And here again ...
I very rarely re-read books intentionally, but the Dhammapada
seems to be one of those books that ends up, in one form or another, finding its way into my reading pile every 2-3 years. Of course, I'm not really
“re-reading” it, as I'm not going back to the same edition, and there is a great deal of difference given the background of the translator/interpreter, as well as when the book was produced. If you're interested, I have reviews of F. Max Müller's
translation (which was a Dover reprint of a book that was over a century old, notably featuring the unfortunate replacement of now-familiar terms Dharma
with the harsher “law” and “church”), and Juan Mascaro's
translation and excellent interpretive essay (itself probably influenced by its 1973 vintage).
Actually, Mascaro's book is a good bridge to the subject of this review, Eknath Easwaran's Essence of the Dhammapada: The Buddha's Call to Nirvana
, as the present volume is more of a long “interpretive essay” than a translation. If the author's name rings a bell, it's because I reviewed his Essence of the Bhagavad Gita
a couple of years back. Like that book, this one came into my hands via the “Early Reviewers” program at LibraryThing.com … so was not something that I particularly went in search of, but was quite happy to have obtained.
Eknath Easwaran has quite an interesting bio, having earned degrees in India in English and Law, and served as a Professor of English at his alma mater, the University of Nagpur, one of the top educational institutions there. At age 49 he was awarded a Fulbright scholarship, and moved to the USA, settling in at UC-Berkeley, where he started Meditation classes in 1960. Over the next several years he started the Blue Mountain Center, and the publishing operation, Nilgiri Press, which is responsible for this volume. He has published dozens
of books over the decades, and, prior to his passing in 1999, he organized an on-going effort to get all of his unfinished volumes out to the public, of which these “Essence of” titles are examples.
It is arguable, that a figure such as Eknath Easwaran is ideal
for bringing the Indian classics to a modern audience. Not only did he emerge from the cultural context from which they arose, but he spent most of his years directly working with the English language, and
teaching meditation and associated practices.
I suppose that some might be unhappy that Essence of the Dhammapada
is not so much a direct translation
of the teachings of the Buddha, but the insight, language, and perspective (very clear about the modern world) he brings to the material is exceptional.
Over and over again, the Buddha tells us we can all make the journey to nirvana – not by colossal steps, not instantaneously, but little by little, every day, both during meditation and during our daily routine – at work, in the store, in the kitchen, at school, in the home. It's done slowly, gently, by taming the whims and caprices of the mind.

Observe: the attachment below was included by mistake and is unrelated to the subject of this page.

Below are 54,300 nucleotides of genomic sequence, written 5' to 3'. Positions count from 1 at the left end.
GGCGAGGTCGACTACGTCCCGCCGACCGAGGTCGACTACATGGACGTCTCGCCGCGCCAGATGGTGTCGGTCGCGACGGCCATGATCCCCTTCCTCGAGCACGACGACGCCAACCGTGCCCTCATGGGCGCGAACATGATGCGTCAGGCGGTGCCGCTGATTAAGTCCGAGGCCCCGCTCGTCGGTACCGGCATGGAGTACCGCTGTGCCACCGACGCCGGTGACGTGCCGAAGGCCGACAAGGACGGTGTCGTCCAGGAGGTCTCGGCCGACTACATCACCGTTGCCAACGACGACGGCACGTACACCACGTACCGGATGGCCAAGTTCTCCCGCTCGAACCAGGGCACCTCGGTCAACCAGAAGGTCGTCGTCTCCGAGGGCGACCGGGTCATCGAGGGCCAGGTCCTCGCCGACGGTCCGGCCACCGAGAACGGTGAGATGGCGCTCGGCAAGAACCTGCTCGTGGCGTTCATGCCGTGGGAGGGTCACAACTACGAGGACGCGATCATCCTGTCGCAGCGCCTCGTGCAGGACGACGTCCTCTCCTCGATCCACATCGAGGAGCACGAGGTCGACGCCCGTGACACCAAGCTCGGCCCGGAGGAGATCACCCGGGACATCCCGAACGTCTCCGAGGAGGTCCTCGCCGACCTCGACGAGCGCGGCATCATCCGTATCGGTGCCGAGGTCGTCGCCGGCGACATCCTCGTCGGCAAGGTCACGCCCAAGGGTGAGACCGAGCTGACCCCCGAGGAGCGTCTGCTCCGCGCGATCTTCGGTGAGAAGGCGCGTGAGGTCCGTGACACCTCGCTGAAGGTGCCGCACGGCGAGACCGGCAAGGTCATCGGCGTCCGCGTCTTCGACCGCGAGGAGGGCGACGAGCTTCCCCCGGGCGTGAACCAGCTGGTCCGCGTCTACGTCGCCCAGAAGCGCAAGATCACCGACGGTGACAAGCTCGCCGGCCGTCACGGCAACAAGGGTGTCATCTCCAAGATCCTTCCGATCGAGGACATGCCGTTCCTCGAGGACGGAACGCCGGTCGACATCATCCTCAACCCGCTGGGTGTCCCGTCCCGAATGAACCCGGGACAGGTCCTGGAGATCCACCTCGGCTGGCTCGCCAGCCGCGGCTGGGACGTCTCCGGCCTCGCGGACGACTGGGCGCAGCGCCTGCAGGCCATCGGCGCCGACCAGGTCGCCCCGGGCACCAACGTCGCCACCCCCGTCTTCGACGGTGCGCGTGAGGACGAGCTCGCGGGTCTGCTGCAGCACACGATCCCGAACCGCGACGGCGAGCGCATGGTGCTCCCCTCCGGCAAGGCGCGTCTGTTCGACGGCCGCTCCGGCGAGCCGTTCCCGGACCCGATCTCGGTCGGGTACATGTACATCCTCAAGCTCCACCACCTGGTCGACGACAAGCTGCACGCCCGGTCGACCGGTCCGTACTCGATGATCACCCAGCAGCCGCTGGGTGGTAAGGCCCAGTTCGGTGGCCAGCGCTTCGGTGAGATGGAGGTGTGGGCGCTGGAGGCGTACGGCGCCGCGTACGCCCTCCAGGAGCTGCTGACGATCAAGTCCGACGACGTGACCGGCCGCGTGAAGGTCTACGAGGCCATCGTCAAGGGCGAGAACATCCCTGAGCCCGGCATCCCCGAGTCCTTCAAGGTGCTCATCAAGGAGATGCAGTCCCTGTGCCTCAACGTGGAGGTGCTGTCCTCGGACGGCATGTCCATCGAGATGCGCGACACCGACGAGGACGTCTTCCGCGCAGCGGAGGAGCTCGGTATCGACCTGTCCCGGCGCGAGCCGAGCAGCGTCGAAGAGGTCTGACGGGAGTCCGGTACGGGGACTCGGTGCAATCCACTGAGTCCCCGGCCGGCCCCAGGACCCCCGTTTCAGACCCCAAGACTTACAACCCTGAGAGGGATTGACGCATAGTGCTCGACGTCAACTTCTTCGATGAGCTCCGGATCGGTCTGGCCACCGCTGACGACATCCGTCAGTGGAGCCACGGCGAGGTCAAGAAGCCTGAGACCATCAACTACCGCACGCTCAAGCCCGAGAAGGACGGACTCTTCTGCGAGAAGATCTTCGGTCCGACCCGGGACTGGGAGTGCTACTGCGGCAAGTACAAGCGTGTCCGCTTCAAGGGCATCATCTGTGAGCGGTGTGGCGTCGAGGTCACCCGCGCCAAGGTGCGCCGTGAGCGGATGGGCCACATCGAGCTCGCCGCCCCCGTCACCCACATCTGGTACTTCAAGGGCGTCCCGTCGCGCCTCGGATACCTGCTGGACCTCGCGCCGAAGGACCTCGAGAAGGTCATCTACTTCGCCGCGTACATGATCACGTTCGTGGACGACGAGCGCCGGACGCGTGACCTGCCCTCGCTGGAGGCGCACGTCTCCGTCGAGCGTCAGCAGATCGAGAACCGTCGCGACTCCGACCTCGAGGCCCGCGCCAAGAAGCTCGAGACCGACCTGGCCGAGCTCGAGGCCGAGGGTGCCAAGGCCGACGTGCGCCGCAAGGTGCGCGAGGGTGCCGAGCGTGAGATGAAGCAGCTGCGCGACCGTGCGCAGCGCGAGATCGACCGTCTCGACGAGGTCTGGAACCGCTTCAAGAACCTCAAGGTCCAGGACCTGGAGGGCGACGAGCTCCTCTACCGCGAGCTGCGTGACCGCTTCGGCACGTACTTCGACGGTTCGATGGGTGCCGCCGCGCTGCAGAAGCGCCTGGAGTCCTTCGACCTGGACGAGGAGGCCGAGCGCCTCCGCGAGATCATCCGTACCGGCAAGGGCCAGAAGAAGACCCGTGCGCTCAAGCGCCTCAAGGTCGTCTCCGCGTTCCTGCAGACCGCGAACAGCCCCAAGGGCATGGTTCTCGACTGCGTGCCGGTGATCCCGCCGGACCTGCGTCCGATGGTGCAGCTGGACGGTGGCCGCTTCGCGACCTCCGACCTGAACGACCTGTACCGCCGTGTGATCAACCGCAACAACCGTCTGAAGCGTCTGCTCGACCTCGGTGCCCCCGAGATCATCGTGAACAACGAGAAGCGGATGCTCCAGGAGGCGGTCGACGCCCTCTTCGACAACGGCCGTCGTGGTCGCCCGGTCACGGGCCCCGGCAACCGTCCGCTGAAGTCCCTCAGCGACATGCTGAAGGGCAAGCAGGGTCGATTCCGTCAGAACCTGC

The concept of “taming the caprices of the mind” is a central theme here. The author speaks a lot about the challenges he
experienced in learning to meditate, and, having taught these methods for decades, he knows where people get stuck, and how the mind tries to have its own way (another nice quote on the subject: “Vigilance where the mind is concerned is one of the Buddha's favorite subjects.”
Now, I'm not suggesting that this ignores
the basic text … bits and pieces of it are woven through the narrative … but the author uses these more as thematic jumping-off points for discussing the underlying meaning than as a item-for-item walk-through. For example, he references this verse:
Be like a well-trained horse, swift and spirited, and go beyond sorrow through faith, meditation, and energetic practice of the dharma. 
… when he is discussing key challenges in subduing the mind:
The Essence of the Dhammapada
Even if we accept that the mind can be trained, it's not going to be easy … rather than riding on a swift steed to nirvana, to use the Buddha's image, we find we have a monkey mind as a companion on our journey … a famous Sanskrit verse says this is a monkey that is drunk, stung by a scorpion, and possessed by a ghost – all at the same time.
operates on several different levels. On one hand, it is
an exposition of the key elements of the Buddha's teachings, but geared to a modern Western audience. It is also something of a spiritual autobiography, as the author dips into his history and experiences, to help guide, warn, and encourage the reader. And, there is a good deal of “philosophy” as well, using set-ups like: When asked if the world is real, the Buddha says no. When asked if the world is unreal, the Buddha says no. Then what is the world? The Buddha says: “It is in between.”
to move into a section discussing the concepts of the 2nd Century Mahayana teacher Nagarjuna.
I very much enjoyed reading The Essence of the Dhammapada
, although it took me a very long time to get through it (this is the sort of book that one is likely need time to “process” as one works though it, instead of plowing through at top reading speed!). As one would expect from this being in the “Early Reviewers” program, it is quite new, having just come out a few months back, so it will likely be obtainable via the brick & mortar book mongers who carry religion/philosophy titles out there … lacking one of those ever-more-rare sources, the on-line big boys have it. An additional thing to recommend this is its very
reasonable cover price, which makes it quite painless to pick up. I liked this a lot, and am thankful that Eknath Easwaran arranged for its posthumous publication.